If the old brick house blaring classic rock in downtown Waterloo doesn’t tell you FoxNet Solutions is a different kind of IT operation, then maybe the bar inside, fitted with a pair of draft taps, will.

Either way, Bill Fox and his seven-member team have managed to defy most IT-guy stereotypes as they’ve steadily built towards $15 million in annual revenue, which they hope to see this year.

That means working hard to meet the ever-evolving needs of a list of mid- to large-sized clients that include software giant OpenText and satellite systems leader COM DEV, but also playing hard to infuse the FoxNet team and its customer relationships with some fun.

I bellied up to the FoxNet bar recently, where Bill pulled us a couple of cold ones as we talked about his long career in IT, industry trends and the importance of mixing pleasure with business.

Q – Tell me about your IT career.

A – I started in the mid-to-late 80s with Hewlett Packard and I worked there for probably five or six years, from this area. I’ve lived in this area since 1985, and I’m originally from Caledonia, Ontario.

I went to the University of Western Ontario, but I don’t have any sort of technical background; I have an economics background.

I also did accounting-type stuff but I chose not to go into that field.

Eventually I was at HP, and then I went on to Oracle, and through the years of experience there – I was there another five or six years – I met up with a guy who had a business that’s similar to this kind of business, and he and I went into partnership.

I opened up what was basically a southwestern Ontario affiliate of what he was doing in Toronto. The company was called Arqana.

With Oracle, I was always living here; I was basically a southwestern Ontario representative of both HP and Oracle. I was in sales.

So, Arqana was purchased by Telus around 2001, I guess. Two of the key people who are here with me at FoxNet, I actually hired them into Arqana.

We were purchased by Telus and it was right after the Y2K crash. All the IT companies were struggling; there wasn’t a lot of business to be had and the market was soft.

Telus basically started to retract the offices, and one of the ones was here, so I approached these two key individuals who were with me and said, ‘Hey, why don’t we just start it up on our own?’

So we actually took the office back from Telus and went back out to the customers who knew us, and it’s been 10 years now.

We stayed in that office, on King Street in Waterloo, for a while and we then moved here. We purchased this building and redid the whole thing for what we wanted to do about six years ago.

Q – What made you choose this location?

A – We like being in Uptown Waterloo, for starters. The rent was getting crazy, and it was getting to the point where we didn’t have enough space, so we felt, ‘Maybe we should try to buy something, and something kind of different for IT.’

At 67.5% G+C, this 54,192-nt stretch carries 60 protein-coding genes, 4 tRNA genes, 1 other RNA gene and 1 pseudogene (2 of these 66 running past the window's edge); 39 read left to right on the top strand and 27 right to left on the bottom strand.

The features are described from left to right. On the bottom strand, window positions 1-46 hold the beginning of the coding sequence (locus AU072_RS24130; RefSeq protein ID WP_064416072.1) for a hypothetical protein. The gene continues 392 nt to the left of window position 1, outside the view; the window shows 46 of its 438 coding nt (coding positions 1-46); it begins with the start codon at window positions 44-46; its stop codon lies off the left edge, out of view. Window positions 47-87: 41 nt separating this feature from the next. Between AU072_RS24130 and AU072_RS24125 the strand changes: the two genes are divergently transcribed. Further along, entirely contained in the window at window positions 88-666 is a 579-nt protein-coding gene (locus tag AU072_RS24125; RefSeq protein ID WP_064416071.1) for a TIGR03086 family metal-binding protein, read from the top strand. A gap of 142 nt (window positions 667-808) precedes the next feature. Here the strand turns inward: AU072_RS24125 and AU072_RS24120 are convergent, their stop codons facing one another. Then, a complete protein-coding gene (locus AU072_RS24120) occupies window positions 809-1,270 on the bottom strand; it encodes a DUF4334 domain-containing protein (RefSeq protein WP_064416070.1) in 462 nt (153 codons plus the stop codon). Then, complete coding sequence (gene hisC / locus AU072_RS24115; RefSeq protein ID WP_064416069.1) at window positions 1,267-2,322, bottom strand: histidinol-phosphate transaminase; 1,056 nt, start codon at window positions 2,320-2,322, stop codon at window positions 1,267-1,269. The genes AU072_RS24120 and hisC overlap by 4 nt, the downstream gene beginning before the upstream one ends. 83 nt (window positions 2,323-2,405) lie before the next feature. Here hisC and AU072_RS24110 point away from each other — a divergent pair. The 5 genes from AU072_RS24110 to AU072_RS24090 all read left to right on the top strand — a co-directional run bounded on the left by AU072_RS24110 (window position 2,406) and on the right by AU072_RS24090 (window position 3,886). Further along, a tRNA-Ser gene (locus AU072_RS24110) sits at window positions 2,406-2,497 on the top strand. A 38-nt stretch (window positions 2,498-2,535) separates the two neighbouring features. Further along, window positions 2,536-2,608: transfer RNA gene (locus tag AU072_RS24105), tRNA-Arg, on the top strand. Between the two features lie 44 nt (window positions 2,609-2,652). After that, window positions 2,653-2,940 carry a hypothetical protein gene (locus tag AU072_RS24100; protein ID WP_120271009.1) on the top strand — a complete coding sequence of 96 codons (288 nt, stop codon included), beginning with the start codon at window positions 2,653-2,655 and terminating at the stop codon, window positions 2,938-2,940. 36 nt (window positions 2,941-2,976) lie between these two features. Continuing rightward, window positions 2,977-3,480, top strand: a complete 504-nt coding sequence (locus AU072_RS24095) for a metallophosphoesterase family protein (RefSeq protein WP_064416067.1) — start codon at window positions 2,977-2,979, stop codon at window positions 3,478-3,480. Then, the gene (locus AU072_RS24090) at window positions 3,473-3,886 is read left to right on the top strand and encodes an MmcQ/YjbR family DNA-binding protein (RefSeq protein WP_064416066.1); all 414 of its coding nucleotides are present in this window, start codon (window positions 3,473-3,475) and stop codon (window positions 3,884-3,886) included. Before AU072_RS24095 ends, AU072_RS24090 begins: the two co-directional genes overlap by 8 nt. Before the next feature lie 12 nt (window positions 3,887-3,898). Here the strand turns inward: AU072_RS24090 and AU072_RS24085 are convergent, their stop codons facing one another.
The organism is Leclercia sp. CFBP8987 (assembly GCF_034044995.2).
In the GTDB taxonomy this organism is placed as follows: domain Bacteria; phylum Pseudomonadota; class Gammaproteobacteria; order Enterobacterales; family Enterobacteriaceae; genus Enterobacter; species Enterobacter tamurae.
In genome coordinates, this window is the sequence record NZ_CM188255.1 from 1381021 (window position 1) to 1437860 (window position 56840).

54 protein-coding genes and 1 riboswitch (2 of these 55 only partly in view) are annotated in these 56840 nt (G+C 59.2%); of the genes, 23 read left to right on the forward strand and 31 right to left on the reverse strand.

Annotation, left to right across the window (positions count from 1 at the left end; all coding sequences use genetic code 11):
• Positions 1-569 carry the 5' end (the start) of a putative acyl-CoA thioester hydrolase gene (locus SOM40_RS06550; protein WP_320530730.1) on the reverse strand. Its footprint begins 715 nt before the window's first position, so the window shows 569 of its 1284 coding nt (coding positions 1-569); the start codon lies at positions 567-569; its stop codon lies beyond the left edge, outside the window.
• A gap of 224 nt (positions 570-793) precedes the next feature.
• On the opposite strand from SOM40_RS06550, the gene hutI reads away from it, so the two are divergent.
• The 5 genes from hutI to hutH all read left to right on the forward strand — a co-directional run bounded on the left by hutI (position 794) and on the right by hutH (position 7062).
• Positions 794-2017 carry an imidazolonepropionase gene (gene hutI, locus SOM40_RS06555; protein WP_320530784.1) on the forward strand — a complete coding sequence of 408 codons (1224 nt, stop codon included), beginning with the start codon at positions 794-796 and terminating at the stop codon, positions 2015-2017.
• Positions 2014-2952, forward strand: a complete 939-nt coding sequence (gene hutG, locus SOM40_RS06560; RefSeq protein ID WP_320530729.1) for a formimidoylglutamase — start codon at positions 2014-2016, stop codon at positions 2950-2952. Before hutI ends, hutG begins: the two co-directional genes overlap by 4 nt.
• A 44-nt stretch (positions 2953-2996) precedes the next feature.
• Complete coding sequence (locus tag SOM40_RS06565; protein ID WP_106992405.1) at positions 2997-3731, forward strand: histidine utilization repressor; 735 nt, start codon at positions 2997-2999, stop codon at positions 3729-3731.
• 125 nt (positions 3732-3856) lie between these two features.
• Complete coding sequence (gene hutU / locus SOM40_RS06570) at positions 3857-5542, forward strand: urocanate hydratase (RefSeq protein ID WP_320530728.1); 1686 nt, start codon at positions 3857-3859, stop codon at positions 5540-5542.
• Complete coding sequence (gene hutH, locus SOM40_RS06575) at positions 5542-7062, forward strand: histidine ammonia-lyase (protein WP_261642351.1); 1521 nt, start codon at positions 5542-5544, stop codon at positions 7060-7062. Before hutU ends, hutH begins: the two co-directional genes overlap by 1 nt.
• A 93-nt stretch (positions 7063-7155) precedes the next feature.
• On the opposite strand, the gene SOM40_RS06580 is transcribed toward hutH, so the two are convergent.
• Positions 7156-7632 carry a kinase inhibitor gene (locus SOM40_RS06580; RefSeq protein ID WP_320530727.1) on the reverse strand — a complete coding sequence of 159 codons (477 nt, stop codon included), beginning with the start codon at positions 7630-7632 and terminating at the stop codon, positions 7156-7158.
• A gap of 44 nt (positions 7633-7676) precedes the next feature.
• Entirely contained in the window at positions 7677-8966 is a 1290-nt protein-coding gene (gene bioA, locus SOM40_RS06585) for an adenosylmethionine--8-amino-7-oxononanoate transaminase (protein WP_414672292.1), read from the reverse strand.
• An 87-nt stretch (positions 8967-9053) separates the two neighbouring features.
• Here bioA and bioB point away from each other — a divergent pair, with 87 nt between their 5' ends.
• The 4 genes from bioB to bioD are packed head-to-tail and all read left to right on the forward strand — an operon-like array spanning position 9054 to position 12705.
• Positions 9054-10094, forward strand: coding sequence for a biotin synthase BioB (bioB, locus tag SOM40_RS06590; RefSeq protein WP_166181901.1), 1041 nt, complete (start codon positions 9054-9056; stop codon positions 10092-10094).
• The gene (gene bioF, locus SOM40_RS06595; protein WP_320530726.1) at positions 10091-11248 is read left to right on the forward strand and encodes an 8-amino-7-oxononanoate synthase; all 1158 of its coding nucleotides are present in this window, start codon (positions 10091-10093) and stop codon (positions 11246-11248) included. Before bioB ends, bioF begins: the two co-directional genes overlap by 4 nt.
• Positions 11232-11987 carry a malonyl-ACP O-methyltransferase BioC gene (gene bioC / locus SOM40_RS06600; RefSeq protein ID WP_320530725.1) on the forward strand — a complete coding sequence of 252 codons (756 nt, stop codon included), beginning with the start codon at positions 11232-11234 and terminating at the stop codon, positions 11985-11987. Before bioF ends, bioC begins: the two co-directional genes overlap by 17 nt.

We don’t have inventory or anything; all we have is people. We have a training centre in here, as well as our boardroom and entertainment centre.

Q – I was going to say, before I even came inside, I thought, ‘Wow, this is not what the average person would probably expect of an IT business.’ It’s a really cool old house and you come in and there are beer taps, and there’s rock blaring from the radio.

A – That’s sort of one of our signatures as an IT company.

We have a lot of events. We actually do an annual golf event for KidsAbility; we’ve raised almost $70,000 for them over the last few years.

Our events tend to be injected with lots of fun; we just had our Kim Mitchell 10th anniversary party; we always have a St. Paddy’s Day party. We do a lot of that kind of stuff with our customers and our vendor partners.

Going back to the genesis of what we were selling, we were strictly a Hewlett Packard partner when we began. Given our background, we knew a lot of the Hewlett Packard customers, so we became specialists in delivering the infrastructure for customers who had rather complex business needs, and business applications like SAP which I’m sure you’ve heard of.

That was our only focus for the first few years, but as the market changed, we adapted our product family to reflect that, and we started going into the virtualization market, where virtualized software called VMware is one of the leaders.

Q – Simply put, what is virtualization?

A – It’s basically taking several hundred physical servers, pieces of hardware, and virtualizing them using software to what is probably at least a 10-to-one ratio. So, it’s a good, green type of initiative because it saves so much power and air conditioning and all that kind of stuff, but it also reduces the footprint of your IT.